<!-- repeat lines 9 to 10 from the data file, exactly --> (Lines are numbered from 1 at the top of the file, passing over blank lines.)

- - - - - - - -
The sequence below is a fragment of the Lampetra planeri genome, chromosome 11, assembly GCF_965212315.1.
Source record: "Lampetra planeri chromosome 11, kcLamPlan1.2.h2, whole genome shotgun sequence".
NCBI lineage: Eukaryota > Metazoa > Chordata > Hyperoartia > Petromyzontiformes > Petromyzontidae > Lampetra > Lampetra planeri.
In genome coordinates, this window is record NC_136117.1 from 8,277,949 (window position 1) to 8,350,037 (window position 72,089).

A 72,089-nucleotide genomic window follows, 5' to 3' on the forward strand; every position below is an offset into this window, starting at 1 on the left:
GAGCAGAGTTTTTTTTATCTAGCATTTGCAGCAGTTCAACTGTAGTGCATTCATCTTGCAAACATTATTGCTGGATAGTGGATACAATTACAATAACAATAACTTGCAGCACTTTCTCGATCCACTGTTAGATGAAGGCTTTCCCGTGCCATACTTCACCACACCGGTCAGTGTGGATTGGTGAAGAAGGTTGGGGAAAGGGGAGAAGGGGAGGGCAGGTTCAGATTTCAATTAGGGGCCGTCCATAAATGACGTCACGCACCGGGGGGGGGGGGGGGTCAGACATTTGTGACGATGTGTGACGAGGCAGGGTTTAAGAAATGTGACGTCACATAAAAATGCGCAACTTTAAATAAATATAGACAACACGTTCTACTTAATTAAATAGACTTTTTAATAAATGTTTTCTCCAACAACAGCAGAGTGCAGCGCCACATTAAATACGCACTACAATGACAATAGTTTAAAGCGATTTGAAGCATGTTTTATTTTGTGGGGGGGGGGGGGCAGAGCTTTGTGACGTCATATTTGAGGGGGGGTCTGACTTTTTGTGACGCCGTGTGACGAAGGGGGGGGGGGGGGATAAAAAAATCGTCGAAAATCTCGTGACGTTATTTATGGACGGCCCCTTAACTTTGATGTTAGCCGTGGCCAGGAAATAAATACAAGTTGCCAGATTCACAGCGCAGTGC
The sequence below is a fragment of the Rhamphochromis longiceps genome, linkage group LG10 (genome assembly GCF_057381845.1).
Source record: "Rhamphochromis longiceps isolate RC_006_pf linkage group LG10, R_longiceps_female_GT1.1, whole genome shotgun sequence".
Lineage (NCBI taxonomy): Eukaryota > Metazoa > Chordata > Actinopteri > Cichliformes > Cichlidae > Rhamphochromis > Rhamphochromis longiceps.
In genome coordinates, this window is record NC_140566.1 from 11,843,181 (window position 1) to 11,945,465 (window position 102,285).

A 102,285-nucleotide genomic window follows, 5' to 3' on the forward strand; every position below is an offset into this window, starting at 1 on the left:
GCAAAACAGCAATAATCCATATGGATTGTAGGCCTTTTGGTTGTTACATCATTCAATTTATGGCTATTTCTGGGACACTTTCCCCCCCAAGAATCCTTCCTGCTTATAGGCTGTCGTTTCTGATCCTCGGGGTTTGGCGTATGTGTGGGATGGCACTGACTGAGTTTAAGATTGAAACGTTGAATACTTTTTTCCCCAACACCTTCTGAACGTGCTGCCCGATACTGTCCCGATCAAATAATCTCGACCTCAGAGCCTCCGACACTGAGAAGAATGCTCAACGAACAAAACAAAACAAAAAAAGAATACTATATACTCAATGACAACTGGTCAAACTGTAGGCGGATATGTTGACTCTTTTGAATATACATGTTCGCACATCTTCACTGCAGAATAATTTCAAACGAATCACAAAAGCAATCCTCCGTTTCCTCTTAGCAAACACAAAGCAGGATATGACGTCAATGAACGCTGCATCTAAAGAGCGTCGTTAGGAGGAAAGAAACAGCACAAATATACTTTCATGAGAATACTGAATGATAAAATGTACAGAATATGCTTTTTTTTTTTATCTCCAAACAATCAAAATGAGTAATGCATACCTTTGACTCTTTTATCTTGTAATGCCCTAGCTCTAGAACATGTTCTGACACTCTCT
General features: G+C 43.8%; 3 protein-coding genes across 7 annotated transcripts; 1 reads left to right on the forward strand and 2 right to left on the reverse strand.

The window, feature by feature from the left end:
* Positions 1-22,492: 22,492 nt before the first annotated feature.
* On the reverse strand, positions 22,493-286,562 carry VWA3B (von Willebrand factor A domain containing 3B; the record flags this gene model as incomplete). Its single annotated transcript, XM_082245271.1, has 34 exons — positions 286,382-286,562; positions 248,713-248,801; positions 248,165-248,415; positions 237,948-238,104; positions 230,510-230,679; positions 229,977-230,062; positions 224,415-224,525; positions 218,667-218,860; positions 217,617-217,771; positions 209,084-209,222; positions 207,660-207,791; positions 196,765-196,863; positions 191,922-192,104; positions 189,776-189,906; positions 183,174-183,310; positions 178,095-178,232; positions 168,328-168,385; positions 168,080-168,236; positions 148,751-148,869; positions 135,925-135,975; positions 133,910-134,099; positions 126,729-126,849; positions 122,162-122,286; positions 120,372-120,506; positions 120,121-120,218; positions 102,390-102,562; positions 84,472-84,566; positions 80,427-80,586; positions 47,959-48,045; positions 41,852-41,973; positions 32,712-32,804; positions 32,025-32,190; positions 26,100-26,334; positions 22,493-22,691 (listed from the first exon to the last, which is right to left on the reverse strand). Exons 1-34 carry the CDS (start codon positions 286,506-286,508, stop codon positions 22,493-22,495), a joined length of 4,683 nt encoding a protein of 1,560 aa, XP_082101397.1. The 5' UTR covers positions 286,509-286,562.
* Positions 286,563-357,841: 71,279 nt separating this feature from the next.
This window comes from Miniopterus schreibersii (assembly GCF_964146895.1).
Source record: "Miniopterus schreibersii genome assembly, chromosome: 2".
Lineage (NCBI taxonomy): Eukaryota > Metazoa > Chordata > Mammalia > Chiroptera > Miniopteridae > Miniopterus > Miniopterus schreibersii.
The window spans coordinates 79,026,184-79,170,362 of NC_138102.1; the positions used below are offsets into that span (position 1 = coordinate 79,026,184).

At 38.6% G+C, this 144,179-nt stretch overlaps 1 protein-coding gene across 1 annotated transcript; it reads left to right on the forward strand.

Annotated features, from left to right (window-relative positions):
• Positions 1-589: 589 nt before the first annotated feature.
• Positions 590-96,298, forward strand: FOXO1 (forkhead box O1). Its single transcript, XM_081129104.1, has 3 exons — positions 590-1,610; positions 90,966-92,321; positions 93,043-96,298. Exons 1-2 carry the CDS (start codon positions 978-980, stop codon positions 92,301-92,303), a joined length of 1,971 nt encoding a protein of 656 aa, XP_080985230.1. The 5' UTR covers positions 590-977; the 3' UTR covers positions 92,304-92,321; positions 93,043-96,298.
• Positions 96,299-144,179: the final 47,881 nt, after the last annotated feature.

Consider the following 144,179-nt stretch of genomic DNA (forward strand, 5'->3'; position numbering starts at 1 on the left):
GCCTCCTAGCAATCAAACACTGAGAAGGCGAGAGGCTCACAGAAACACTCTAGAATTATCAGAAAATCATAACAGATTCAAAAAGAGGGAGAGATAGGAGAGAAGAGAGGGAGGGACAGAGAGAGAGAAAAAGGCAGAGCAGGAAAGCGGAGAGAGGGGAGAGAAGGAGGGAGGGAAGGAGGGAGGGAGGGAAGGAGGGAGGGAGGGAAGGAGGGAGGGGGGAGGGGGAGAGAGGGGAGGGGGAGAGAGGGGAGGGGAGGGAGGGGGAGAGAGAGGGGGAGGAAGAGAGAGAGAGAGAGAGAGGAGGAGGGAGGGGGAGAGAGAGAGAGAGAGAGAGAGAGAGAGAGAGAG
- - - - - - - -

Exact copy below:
Lineage (NCBI taxonomy): Eukaryota > Metazoa > Chordata > Actinopteri > Cichliformes > Cichlidae > Rhamphochromis > Rhamphochromis longiceps.
In genome coordinates, this window is record NC_140566.1 from 11,843,181 (window position 1) to 11,945,465 (window position 102,285).